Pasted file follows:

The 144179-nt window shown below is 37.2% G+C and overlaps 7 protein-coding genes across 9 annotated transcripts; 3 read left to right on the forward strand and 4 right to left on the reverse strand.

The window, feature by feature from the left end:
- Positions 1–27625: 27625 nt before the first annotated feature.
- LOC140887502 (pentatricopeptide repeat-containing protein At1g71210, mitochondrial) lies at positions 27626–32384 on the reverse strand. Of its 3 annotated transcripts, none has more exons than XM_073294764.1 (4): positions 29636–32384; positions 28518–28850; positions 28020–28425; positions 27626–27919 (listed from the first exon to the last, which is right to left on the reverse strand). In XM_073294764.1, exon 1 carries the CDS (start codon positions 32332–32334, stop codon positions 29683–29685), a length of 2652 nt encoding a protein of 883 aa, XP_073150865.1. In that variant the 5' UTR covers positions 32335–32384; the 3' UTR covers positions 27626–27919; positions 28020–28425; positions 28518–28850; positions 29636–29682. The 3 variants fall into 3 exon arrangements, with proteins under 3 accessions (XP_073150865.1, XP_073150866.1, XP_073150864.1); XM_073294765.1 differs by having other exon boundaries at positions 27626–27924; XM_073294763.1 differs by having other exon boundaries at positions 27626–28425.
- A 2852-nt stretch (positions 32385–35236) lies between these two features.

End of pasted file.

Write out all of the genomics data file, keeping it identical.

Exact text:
The 144179-nt window shown below is 37.2% G+C and overlaps 7 protein-coding genes across 9 annotated transcripts; 3 read left to right on the forward strand and 4 right to left on the reverse strand.

The window, feature by feature from the left end:
- Positions 1–27625: 27625 nt before the first annotated feature.
- LOC140887502 (pentatricopeptide repeat-containing protein At1g71210, mitochondrial) lies at positions 27626–32384 on the reverse strand. Of its 3 annotated transcripts, none has more exons than XM_073294764.1 (4): positions 29636–32384; positions 28518–28850; positions 28020–28425; positions 27626–27919 (listed from the first exon to the last, which is right to left on the reverse strand). In XM_073294764.1, exon 1 carries the CDS (start codon positions 32332–32334, stop codon positions 29683–29685), a length of 2652 nt encoding a protein of 883 aa, XP_073150865.1. In that variant the 5' UTR covers positions 32335–32384; the 3' UTR covers positions 27626–27919; positions 28020–28425; positions 28518–28850; positions 29636–29682. The 3 variants fall into 3 exon arrangements, with proteins under 3 accessions (XP_073150865.1, XP_073150866.1, XP_073150864.1); XM_073294765.1 differs by having other exon boundaries at positions 27626–27924; XM_073294763.1 differs by having other exon boundaries at positions 27626–28425.
- A 2852-nt stretch (positions 32385–35236) lies between these two features.